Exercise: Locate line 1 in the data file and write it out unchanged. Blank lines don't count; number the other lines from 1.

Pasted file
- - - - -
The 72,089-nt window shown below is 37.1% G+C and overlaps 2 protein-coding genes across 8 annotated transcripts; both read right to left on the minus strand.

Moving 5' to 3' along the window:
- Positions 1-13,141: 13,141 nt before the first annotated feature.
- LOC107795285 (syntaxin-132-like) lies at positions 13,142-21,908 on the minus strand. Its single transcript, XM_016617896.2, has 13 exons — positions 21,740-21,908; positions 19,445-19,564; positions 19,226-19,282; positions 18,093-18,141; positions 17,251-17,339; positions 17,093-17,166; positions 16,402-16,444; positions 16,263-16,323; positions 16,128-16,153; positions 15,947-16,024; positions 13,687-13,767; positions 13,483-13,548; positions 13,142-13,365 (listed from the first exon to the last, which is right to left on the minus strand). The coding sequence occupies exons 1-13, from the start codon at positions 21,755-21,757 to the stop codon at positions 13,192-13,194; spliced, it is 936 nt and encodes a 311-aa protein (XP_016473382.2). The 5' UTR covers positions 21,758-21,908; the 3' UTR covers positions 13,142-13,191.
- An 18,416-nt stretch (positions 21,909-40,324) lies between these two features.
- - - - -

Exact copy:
The 72,089-nt window shown below is 37.1% G+C and overlaps 2 protein-coding genes across 8 annotated transcripts; both read right to left on the minus strand.